Guardianship & Conservatorship Lawyers in Advocating for Your Loved Ones
Being able to make decisions for yourself is an important part of the freedom that adults enjoy, but what happens when someone isn’t able to make good decisions for themselves or act in their best interests? While you may not always agree with the decisions a loved one makes, people generally have the right to live their lives as they see fit. However, there may be some severe circumstances where someone doesn’t have the capacity to understand what is happening around them or make decisions that support their well-being. In these cases, guardianship or conservatorship may be necessary.
It can be difficult to see a loved one go through a difficult time, but in some cases, it’s best for someone else to be charged with making decisions in their best interests. Lunn Law LLC can help you understand whether guardianship or conservatorship is the right choice for your situation and help you get the legal process started.
What Is the Difference Between a Guardianship and a Conservatorship?
While guardianships and conservatorships both involve being responsible for making decisions for someone else, they aren’t the same thing. Learn more about the differences and what each role entails below.
A guardianship happens when a minor or incapacitated adult needs someone to be appointed to care for them and make decisions concerning their well-being. Guardianships can happen when a minor’s parents are deceased or are unable to care for them, such as in the care of imprisonment or substance abuse. Guardianships of adults usually happen when a person has a disability that leaves them unable to make decisions for themselves, is experiencing severe and ongoing mental health issues, or is dealing with dementia or another memory-related condition. Guardians are able to make decisions about most areas of the ward’s life, including those involving medical treatment and care, where the person will live, and what will be done to manage their care.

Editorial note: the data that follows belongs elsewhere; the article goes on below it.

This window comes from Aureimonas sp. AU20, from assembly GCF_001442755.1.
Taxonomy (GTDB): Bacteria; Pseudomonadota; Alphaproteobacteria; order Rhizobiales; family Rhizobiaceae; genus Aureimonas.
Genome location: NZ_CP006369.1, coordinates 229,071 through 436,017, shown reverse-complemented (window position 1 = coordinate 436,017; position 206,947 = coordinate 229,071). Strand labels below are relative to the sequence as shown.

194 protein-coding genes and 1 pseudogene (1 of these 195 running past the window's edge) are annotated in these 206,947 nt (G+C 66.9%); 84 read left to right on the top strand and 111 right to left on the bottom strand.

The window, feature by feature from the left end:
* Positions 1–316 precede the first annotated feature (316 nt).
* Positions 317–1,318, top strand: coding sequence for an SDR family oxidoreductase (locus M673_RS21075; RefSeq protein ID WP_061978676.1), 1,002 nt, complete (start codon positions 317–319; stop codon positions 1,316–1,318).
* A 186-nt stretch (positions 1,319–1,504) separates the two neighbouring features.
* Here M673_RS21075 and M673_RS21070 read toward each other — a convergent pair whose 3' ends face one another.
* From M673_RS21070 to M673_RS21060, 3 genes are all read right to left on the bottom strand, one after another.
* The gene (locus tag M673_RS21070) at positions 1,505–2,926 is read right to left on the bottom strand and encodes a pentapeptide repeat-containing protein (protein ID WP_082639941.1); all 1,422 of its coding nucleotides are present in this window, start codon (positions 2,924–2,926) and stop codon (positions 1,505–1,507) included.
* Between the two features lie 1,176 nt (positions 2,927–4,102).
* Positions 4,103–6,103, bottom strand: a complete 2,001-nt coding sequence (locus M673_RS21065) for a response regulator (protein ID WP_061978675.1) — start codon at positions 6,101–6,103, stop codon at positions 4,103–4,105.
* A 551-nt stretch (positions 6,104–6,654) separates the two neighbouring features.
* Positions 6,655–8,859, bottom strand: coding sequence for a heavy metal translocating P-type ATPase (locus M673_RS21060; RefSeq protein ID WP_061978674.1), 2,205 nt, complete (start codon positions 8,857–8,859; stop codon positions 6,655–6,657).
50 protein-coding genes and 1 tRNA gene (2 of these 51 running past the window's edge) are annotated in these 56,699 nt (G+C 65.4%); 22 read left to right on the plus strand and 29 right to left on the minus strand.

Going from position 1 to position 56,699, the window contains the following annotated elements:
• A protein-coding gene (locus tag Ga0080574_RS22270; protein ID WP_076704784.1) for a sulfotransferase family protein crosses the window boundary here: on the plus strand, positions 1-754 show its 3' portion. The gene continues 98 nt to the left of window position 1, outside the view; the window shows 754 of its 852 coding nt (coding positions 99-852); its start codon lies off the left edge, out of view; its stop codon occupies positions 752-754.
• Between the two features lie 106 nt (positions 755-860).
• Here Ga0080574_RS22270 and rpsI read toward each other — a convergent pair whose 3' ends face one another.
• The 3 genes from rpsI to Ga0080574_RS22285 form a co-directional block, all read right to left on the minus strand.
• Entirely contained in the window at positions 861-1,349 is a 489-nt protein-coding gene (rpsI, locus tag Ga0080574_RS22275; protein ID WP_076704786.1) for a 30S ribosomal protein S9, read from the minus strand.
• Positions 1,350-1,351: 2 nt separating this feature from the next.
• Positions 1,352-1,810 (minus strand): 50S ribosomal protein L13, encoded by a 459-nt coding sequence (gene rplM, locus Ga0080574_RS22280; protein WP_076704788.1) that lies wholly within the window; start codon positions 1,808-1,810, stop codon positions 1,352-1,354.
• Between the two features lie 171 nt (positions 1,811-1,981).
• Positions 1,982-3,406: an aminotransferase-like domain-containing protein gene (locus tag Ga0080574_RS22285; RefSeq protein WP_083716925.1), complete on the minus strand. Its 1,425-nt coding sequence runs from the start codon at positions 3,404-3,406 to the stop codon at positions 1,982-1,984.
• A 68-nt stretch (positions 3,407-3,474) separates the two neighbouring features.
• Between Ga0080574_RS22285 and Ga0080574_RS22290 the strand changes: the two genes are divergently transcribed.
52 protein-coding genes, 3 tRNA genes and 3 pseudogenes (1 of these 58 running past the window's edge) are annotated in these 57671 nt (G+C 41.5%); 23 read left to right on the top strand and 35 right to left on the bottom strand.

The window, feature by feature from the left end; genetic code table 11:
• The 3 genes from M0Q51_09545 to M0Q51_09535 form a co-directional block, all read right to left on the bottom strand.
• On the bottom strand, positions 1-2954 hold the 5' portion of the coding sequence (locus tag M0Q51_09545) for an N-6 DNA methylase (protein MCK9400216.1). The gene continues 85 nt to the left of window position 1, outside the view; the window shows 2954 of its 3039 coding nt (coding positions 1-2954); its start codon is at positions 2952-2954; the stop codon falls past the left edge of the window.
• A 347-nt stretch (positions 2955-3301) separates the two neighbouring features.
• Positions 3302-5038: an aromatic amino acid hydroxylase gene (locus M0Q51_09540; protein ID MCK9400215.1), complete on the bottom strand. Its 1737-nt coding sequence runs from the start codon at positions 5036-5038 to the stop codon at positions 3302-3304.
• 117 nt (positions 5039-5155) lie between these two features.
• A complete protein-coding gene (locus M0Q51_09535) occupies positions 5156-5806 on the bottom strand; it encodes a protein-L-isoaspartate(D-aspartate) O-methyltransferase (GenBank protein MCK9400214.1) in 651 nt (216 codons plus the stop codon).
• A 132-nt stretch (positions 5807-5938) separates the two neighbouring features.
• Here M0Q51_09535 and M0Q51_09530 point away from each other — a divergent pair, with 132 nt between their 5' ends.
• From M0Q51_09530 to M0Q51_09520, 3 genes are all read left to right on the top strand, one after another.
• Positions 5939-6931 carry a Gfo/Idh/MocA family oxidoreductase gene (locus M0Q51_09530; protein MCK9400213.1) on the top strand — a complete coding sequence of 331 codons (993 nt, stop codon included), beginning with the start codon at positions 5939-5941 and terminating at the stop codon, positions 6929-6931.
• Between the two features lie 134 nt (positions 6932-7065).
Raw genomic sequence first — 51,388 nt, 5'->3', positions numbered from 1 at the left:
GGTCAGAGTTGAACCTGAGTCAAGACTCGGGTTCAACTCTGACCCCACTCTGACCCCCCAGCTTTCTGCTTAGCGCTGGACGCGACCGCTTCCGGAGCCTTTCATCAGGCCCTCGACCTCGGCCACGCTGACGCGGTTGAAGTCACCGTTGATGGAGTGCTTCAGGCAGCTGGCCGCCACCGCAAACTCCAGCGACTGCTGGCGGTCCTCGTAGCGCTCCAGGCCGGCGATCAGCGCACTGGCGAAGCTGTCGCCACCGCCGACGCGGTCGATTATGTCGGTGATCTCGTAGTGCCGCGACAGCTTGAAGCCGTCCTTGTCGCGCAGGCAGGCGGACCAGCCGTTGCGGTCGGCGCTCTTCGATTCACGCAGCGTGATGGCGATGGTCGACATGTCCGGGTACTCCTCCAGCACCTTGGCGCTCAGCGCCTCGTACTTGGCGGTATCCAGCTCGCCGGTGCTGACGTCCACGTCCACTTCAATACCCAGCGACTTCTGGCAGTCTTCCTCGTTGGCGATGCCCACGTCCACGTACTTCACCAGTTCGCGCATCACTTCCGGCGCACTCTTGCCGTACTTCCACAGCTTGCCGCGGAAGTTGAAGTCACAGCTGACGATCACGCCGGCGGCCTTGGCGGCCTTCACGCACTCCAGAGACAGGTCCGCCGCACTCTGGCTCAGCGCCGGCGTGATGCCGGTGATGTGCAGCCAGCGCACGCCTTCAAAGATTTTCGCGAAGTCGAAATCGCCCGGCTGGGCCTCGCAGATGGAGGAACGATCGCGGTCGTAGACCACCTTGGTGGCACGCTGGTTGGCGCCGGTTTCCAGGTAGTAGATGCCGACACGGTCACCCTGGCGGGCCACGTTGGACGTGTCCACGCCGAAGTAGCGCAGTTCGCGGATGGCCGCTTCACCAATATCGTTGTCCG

A conservatorship happens under the same circumstances as guardianship, but a conservator is much more limited in their decision-making power. Conservatorships involve the ward’s financial affairs. A conservator is responsible for managing the ward’s finances in a way that reflects the interests of the ward. This means that a conservator must make financial decisions they believe will benefit the ward’s financial well-being and not their own.
Who Is Eligible to Be a Guardian or Conservator?
Any adult who has sufficient capacity is able to be a guardian or conservator, but the person must be willing and able to make decisions that are in the best interest of the ward. In general, a guardian or conservator should be someone who is very close to the ward. Preference is given by the courts to someone who was named by the ward, such as in an advance health care directive or living will. However, if the courts believe that someone else is better suited, they have the ability to go against this preference.
In general, a spouse, adult child, or parent of the ward is the first choice for a guardian or conservator. However, this role can also be given to another person proposed by one of these family members or someone who was previously appointed as the ward’s guardian. If there are no close relatives who are deemed suitable or willing to take on the role, the courts can appoint an extended family member, friend, or county guardian.
How Do You File for a Guardianship or Conservatorship?